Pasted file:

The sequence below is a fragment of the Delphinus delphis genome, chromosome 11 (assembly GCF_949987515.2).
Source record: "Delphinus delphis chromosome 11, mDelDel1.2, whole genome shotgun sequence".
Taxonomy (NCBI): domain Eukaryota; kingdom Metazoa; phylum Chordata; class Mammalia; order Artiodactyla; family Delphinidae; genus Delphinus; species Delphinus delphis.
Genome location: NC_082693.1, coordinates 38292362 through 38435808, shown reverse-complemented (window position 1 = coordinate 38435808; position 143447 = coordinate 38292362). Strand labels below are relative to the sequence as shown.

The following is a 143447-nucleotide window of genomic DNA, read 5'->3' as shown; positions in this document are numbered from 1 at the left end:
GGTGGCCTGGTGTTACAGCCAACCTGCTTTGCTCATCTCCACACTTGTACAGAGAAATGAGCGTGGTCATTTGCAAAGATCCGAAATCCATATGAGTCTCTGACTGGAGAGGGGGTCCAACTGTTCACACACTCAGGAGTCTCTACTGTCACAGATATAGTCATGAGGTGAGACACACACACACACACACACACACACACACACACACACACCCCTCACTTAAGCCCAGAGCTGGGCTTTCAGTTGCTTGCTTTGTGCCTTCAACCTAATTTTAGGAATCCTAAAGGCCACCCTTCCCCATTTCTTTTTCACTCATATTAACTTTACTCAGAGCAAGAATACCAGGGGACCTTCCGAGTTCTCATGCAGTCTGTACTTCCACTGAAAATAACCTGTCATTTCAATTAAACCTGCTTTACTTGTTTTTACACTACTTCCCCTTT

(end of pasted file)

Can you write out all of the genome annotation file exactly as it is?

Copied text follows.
The sequence below is a fragment of the Delphinus delphis genome, chromosome 11 (assembly GCF_949987515.2).
Source record: "Delphinus delphis chromosome 11, mDelDel1.2, whole genome shotgun sequence".
Taxonomy (NCBI): domain Eukaryota; kingdom Metazoa; phylum Chordata; class Mammalia; order Artiodactyla; family Delphinidae; genus Delphinus; species Delphinus delphis.
Genome location: NC_082693.1, coordinates 38292362 through 38435808, shown reverse-complemented (window position 1 = coordinate 38435808; position 143447 = coordinate 38292362). Strand labels below are relative to the sequence as shown.

The following is a 143447-nucleotide window of genomic DNA, read 5'->3' as shown; positions in this document are numbered from 1 at the left end:
GGTGGCCTGGTGTTACAGCCAACCTGCTTTGCTCATCTCCACACTTGTACAGAGAAATGAGCGTGGTCATTTGCAAAGATCCGAAATCCATATGAGTCTCTGACTGGAGAGGGGGTCCAACTGTTCACACACTCAGGAGTCTCTACTGTCACAGATATAGTCATGAGGTGAGACACACACACACACACACACACACACACACACACACACACCCCTCACTTAAGCCCAGAGCTGGGCTTTCAGTTGCTTGCTTTGTGCCTTCAACCTAATTTTAGGAATCCTAAAGGCCACCCTTCCCCATTTCTTTTTCACTCATATTAACTTTACTCAGAGCAAGAATACCAGGGGACCTTCCGAGTTCTCATGCAGTCTGTACTTCCACTGAAAATAACCTGTCATTTCAATTAAACCTGCTTTACTTGTTTTTACACTACTTCCCCTTT